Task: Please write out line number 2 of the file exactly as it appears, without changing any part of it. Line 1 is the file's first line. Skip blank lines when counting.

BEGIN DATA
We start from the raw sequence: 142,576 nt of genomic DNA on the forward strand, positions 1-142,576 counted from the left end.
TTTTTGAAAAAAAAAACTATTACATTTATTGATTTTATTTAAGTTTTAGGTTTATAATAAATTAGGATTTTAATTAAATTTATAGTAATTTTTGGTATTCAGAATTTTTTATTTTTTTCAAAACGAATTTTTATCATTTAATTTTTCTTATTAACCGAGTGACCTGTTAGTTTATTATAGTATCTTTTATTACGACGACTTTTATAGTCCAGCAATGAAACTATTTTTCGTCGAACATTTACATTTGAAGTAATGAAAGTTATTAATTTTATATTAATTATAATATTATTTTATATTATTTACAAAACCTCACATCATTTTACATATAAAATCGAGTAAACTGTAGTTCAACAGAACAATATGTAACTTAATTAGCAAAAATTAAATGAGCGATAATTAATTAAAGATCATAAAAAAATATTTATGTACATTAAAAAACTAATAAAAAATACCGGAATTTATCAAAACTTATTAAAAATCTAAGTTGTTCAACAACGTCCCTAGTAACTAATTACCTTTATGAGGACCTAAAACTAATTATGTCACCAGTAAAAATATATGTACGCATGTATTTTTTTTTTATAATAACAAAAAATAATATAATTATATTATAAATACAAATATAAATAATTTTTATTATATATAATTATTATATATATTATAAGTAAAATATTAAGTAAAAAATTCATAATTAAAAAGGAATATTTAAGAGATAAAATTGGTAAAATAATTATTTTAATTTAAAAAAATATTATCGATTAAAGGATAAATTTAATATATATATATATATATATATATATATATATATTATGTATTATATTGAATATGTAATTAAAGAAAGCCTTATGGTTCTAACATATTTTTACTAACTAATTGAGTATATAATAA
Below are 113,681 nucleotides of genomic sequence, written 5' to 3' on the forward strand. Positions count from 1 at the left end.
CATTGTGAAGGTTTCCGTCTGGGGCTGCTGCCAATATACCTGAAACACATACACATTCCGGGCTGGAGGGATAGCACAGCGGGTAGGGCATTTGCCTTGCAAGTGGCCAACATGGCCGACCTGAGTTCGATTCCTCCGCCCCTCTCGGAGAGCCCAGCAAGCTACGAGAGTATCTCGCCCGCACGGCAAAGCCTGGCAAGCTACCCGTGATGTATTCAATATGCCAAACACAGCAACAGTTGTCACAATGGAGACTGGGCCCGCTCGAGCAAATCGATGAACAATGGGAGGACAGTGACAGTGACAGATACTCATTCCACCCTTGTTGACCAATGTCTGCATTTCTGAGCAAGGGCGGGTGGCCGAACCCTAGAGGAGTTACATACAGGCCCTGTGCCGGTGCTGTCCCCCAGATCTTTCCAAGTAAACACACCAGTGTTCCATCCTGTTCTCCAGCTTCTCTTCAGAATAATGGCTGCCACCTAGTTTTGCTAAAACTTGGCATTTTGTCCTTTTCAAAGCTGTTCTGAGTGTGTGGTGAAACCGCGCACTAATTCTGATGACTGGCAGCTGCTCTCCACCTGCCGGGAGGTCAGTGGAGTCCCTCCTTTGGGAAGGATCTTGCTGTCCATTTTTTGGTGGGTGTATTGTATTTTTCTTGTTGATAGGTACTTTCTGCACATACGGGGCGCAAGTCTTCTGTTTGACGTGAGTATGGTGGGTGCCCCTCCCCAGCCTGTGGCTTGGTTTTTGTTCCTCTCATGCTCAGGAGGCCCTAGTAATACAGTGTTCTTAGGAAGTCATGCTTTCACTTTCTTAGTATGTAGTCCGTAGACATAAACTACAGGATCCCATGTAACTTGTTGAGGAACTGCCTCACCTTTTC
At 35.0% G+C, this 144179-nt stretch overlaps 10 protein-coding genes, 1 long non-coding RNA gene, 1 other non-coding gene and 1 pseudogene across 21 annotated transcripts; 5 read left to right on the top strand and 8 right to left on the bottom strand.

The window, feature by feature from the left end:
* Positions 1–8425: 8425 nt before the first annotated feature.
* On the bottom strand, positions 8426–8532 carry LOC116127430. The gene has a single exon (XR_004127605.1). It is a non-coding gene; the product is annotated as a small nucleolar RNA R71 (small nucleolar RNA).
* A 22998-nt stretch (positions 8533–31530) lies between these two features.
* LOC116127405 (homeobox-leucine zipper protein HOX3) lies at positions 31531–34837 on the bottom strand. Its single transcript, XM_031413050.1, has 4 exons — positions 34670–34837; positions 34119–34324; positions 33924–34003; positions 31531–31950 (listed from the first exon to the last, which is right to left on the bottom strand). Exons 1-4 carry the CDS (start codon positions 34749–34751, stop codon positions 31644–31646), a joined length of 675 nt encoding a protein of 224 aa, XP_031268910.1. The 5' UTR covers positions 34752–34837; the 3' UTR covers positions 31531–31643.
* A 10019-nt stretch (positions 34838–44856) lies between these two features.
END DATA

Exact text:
TTTTTGAAAAAAAAAACTATTACATTTATTGATTTTATTTAAGTTTTAGGTTTATAATAAATTAGGATTTTAATTAAATTTATAGTAATTTTTGGTATTCAGAATTTTTTATTTTTTTCAAAACGAATTTTTATCATTTAATTTTTCTTATTAACCGAGTGACCTGTTAGTTTATTATAGTATCTTTTATTACGACGACTTTTATAGTCCAGCAATGAAACTATTTTTCGTCGAACATTTACATTTGAAGTAATGAAAGTTATTAATTTTATATTAATTATAATATTATTTTATATTATTTACAAAACCTCACATCATTTTACATATAAAATCGAGTAAACTGTAGTTCAACAGAACAATATGTAACTTAATTAGCAAAAATTAAATGAGCGATAATTAATTAAAGATCATAAAAAAATATTTATGTACATTAAAAAACTAATAAAAAATACCGGAATTTATCAAAACTTATTAAAAATCTAAGTTGTTCAACAACGTCCCTAGTAACTAATTACCTTTATGAGGACCTAAAACTAATTATGTCACCAGTAAAAATATATGTACGCATGTATTTTTTTTTTATAATAACAAAAAATAATATAATTATATTATAAATACAAATATAAATAATTTTTATTATATATAATTATTATATATATTATAAGTAAAATATTAAGTAAAAAATTCATAATTAAAAAGGAATATTTAAGAGATAAAATTGGTAAAATAATTATTTTAATTTAAAAAAATATTATCGATTAAAGGATAAATTTAATATATATATATATATATATATATATATATATATTATGTATTATATTGAATATGTAATTAAAGAAAGCCTTATGGTTCTAACATATTTTTACTAACTAATTGAGTATATAATAA